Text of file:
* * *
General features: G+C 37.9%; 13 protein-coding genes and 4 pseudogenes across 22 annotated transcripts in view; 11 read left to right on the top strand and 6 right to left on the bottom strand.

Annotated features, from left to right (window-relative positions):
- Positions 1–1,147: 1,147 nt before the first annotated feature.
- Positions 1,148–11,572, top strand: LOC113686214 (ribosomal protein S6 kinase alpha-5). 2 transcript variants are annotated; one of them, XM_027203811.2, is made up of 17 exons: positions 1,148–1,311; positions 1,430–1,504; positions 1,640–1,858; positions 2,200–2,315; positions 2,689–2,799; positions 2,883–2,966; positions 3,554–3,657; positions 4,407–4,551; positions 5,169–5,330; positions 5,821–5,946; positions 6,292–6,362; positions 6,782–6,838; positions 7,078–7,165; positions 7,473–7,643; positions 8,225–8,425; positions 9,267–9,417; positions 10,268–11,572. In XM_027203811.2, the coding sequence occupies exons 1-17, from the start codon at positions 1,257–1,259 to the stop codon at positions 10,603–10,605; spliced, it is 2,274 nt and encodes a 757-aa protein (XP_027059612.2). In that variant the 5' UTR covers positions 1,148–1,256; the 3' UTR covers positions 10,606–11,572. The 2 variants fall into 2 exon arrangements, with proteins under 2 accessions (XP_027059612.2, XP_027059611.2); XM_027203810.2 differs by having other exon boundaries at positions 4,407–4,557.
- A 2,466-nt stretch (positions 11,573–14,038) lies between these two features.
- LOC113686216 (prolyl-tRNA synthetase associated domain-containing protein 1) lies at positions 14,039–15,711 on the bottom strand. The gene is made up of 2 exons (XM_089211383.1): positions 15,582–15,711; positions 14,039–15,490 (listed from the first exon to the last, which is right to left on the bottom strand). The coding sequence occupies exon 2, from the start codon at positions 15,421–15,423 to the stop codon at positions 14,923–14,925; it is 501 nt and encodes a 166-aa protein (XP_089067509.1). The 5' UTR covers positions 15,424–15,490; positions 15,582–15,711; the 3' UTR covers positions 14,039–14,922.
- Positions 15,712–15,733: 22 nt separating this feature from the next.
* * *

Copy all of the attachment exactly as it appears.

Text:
General features: G+C 37.9%; 13 protein-coding genes and 4 pseudogenes across 22 annotated transcripts in view; 11 read left to right on the top strand and 6 right to left on the bottom strand.

Annotated features, from left to right (window-relative positions):
- Positions 1–1,147: 1,147 nt before the first annotated feature.
- Positions 1,148–11,572, top strand: LOC113686214 (ribosomal protein S6 kinase alpha-5). 2 transcript variants are annotated; one of them, XM_027203811.2, is made up of 17 exons: positions 1,148–1,311; positions 1,430–1,504; positions 1,640–1,858; positions 2,200–2,315; positions 2,689–2,799; positions 2,883–2,966; positions 3,554–3,657; positions 4,407–4,551; positions 5,169–5,330; positions 5,821–5,946; positions 6,292–6,362; positions 6,782–6,838; positions 7,078–7,165; positions 7,473–7,643; positions 8,225–8,425; positions 9,267–9,417; positions 10,268–11,572. In XM_027203811.2, the coding sequence occupies exons 1-17, from the start codon at positions 1,257–1,259 to the stop codon at positions 10,603–10,605; spliced, it is 2,274 nt and encodes a 757-aa protein (XP_027059612.2). In that variant the 5' UTR covers positions 1,148–1,256; the 3' UTR covers positions 10,606–11,572. The 2 variants fall into 2 exon arrangements, with proteins under 2 accessions (XP_027059612.2, XP_027059611.2); XM_027203810.2 differs by having other exon boundaries at positions 4,407–4,557.
- A 2,466-nt stretch (positions 11,573–14,038) lies between these two features.
- LOC113686216 (prolyl-tRNA synthetase associated domain-containing protein 1) lies at positions 14,039–15,711 on the bottom strand. The gene is made up of 2 exons (XM_089211383.1): positions 15,582–15,711; positions 14,039–15,490 (listed from the first exon to the last, which is right to left on the bottom strand). The coding sequence occupies exon 2, from the start codon at positions 15,421–15,423 to the stop codon at positions 14,923–14,925; it is 501 nt and encodes a 166-aa protein (XP_089067509.1). The 5' UTR covers positions 15,424–15,490; positions 15,582–15,711; the 3' UTR covers positions 14,039–14,922.
- Positions 15,712–15,733: 22 nt separating this feature from the next.